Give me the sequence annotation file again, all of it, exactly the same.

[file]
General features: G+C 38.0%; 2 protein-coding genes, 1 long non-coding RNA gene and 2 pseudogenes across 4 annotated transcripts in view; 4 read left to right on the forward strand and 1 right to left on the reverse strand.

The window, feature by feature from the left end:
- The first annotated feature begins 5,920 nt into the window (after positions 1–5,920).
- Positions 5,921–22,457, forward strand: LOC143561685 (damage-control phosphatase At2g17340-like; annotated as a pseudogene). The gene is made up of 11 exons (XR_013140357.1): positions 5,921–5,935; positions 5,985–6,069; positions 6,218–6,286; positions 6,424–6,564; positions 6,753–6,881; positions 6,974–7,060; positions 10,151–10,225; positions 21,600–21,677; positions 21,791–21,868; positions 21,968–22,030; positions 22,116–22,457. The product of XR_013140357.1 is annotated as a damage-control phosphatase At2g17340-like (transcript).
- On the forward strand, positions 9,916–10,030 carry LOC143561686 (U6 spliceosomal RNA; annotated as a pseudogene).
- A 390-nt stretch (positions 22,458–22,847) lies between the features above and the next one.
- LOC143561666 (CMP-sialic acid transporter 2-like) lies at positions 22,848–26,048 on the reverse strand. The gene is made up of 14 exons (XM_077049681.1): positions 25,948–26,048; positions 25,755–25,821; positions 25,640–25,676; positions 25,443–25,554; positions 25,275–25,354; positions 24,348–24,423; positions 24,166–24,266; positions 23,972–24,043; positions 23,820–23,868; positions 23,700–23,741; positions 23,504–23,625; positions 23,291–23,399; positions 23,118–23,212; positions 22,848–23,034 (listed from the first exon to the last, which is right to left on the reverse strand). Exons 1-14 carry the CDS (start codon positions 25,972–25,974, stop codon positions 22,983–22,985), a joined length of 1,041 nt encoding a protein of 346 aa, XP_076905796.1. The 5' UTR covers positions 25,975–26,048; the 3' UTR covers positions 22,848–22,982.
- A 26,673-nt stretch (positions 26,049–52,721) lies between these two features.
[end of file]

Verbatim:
General features: G+C 38.0%; 2 protein-coding genes, 1 long non-coding RNA gene and 2 pseudogenes across 4 annotated transcripts in view; 4 read left to right on the forward strand and 1 right to left on the reverse strand.

The window, feature by feature from the left end:
- The first annotated feature begins 5,920 nt into the window (after positions 1–5,920).
- Positions 5,921–22,457, forward strand: LOC143561685 (damage-control phosphatase At2g17340-like; annotated as a pseudogene). The gene is made up of 11 exons (XR_013140357.1): positions 5,921–5,935; positions 5,985–6,069; positions 6,218–6,286; positions 6,424–6,564; positions 6,753–6,881; positions 6,974–7,060; positions 10,151–10,225; positions 21,600–21,677; positions 21,791–21,868; positions 21,968–22,030; positions 22,116–22,457. The product of XR_013140357.1 is annotated as a damage-control phosphatase At2g17340-like (transcript).
- On the forward strand, positions 9,916–10,030 carry LOC143561686 (U6 spliceosomal RNA; annotated as a pseudogene).
- A 390-nt stretch (positions 22,458–22,847) lies between the features above and the next one.
- LOC143561666 (CMP-sialic acid transporter 2-like) lies at positions 22,848–26,048 on the reverse strand. The gene is made up of 14 exons (XM_077049681.1): positions 25,948–26,048; positions 25,755–25,821; positions 25,640–25,676; positions 25,443–25,554; positions 25,275–25,354; positions 24,348–24,423; positions 24,166–24,266; positions 23,972–24,043; positions 23,820–23,868; positions 23,700–23,741; positions 23,504–23,625; positions 23,291–23,399; positions 23,118–23,212; positions 22,848–23,034 (listed from the first exon to the last, which is right to left on the reverse strand). Exons 1-14 carry the CDS (start codon positions 25,972–25,974, stop codon positions 22,983–22,985), a joined length of 1,041 nt encoding a protein of 346 aa, XP_076905796.1. The 5' UTR covers positions 25,975–26,048; the 3' UTR covers positions 22,848–22,982.
- A 26,673-nt stretch (positions 26,049–52,721) lies between these two features.